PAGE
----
The Medical Device Coordination Group (MDCG) of the European Commission (EC) issued guidance on certain transitional provisions regarding European Union medical devices regulations.

MDCG on Transitional Provisions


The MDCG is a special advisory body of the European Commission, intended to provide assistance in procedures related to the harmonization and implementation of medical device regulations (Medical Device Regulations 2017/745 and 2017/746 in particular). According to the recent guidance issued by the MDCG, all certificates issued for medical devices in accordance with the previous regulatory framework will be valid until May 27, 2024, as stated in Article 120(2) of the MDR. It was also provided that each notified body would be responsible for post-marketing surveillance procedures regarding the devices certified by those bodies, as stated in Article 120(3) of the MDR. These certification procedures provide conclusions about the contract between the medical device manufacturer and notified body performing assessment procedures. Such contracts also contain provisions regulating post-marketing surveillance. At the same time, post-marketing surveillance performed by notified bodies is overseen by national authorities. It is important to mention that according to the guidance, it doesn’t matter whether the particular notified body applied to be designated under the MDR or not. All monitoring activities conducted by national authorities will be regulated by national laws providing means of empowerment necessary to improve the efficiency of such activities.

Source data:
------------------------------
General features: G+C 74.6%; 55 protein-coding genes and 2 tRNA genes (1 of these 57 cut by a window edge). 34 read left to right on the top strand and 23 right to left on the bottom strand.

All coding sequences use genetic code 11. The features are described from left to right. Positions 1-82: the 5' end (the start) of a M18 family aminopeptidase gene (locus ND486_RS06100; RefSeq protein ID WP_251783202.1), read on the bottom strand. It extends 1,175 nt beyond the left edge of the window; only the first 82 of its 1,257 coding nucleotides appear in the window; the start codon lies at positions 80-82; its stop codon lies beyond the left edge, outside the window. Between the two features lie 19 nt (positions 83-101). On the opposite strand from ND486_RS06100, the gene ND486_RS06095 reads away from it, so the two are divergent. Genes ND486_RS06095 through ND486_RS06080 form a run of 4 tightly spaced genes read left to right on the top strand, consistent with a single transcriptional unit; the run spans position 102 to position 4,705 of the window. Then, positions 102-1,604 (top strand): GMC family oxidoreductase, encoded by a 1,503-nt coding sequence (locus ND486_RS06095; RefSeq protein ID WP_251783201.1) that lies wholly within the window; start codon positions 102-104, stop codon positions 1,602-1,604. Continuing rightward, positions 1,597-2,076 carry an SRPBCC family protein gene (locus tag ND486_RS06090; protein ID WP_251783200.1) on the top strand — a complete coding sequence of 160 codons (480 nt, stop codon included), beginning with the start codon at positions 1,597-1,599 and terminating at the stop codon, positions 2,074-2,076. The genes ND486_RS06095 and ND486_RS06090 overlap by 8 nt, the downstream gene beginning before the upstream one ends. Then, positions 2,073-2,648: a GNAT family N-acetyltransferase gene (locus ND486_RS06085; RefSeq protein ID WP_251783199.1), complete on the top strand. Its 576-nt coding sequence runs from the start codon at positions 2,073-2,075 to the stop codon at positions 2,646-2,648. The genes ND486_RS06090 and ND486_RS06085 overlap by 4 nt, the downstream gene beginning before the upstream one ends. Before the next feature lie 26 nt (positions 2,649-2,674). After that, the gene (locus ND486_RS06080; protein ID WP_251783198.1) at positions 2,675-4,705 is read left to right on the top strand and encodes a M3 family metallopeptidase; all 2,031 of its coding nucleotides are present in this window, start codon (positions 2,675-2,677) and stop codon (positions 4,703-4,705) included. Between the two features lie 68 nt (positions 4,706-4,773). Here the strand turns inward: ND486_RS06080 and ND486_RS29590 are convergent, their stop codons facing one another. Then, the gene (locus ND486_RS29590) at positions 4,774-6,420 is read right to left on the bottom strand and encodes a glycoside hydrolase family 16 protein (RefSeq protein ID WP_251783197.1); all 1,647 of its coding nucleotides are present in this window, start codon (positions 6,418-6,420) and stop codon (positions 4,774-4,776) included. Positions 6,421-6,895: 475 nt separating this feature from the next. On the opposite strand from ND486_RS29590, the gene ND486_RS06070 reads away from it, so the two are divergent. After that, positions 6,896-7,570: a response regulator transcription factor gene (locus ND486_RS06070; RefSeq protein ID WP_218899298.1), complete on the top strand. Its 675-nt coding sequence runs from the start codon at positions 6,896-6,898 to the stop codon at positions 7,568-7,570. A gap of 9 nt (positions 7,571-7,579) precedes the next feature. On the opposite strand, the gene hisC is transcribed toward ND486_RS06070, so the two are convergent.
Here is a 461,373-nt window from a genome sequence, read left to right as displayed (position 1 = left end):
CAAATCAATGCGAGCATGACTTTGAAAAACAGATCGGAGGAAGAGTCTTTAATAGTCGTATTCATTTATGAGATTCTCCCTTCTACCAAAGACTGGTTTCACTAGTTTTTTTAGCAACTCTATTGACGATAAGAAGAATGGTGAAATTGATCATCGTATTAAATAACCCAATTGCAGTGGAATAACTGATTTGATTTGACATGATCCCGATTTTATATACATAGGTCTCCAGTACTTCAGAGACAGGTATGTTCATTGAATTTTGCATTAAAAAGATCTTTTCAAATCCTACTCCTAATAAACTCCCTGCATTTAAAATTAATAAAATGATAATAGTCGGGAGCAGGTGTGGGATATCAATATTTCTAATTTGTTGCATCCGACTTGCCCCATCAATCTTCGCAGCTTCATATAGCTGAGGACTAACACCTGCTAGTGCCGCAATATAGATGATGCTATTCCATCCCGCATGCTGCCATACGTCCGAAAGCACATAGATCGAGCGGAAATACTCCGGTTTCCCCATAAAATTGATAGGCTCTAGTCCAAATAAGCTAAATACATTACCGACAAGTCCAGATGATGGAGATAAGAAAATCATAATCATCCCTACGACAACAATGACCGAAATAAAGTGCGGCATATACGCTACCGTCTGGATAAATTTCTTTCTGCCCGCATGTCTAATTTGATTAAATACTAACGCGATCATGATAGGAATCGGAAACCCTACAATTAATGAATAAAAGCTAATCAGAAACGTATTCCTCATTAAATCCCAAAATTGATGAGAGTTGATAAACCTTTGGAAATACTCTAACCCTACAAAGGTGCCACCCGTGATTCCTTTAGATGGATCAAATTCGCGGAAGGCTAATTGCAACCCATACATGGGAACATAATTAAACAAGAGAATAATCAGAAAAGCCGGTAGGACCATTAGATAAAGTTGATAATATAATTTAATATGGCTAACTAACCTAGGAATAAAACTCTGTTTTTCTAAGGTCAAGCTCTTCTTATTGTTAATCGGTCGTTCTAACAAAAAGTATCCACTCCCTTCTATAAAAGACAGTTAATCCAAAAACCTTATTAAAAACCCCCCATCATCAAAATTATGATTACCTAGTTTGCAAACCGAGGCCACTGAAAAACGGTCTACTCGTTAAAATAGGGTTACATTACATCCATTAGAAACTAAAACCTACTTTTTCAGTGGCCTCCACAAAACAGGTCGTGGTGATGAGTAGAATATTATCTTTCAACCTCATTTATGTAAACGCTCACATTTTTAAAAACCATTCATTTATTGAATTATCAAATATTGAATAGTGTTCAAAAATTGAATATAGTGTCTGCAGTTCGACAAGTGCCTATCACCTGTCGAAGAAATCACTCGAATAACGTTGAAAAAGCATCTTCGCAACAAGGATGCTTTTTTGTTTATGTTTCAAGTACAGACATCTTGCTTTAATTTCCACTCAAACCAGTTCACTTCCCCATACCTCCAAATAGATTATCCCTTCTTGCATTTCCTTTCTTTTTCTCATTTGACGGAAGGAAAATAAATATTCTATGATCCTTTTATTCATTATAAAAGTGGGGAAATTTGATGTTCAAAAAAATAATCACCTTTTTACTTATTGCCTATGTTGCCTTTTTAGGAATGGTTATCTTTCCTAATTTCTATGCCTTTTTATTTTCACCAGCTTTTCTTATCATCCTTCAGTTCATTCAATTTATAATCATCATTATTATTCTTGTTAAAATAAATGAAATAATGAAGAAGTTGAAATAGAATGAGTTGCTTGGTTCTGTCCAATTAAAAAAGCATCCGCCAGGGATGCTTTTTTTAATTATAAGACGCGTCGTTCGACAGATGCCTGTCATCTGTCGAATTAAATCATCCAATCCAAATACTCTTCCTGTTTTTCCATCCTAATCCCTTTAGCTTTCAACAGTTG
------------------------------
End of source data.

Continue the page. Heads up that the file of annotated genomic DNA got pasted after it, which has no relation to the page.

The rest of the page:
Status of Notified Bodies


Notified bodies are entities designated under the MDR to simplify and accelerate medical device certification procedures. In particular, notified bodies will perform conformity assessments, operating in a transparent and impartial manner. An organization applying to be designated as a notified body should employ personnel with knowledge and experience necessary to carry on such functions. According to the new regulatory model set forth by the MDR, all conformity assessments and other procedures related to medical device safety and efficiency examination will be performed by notified bodies while national authorities will conduct general oversight upon the operations of notified bodies. This approach is intended to reduce the time necessary for medical device examination and the expenses associated with it.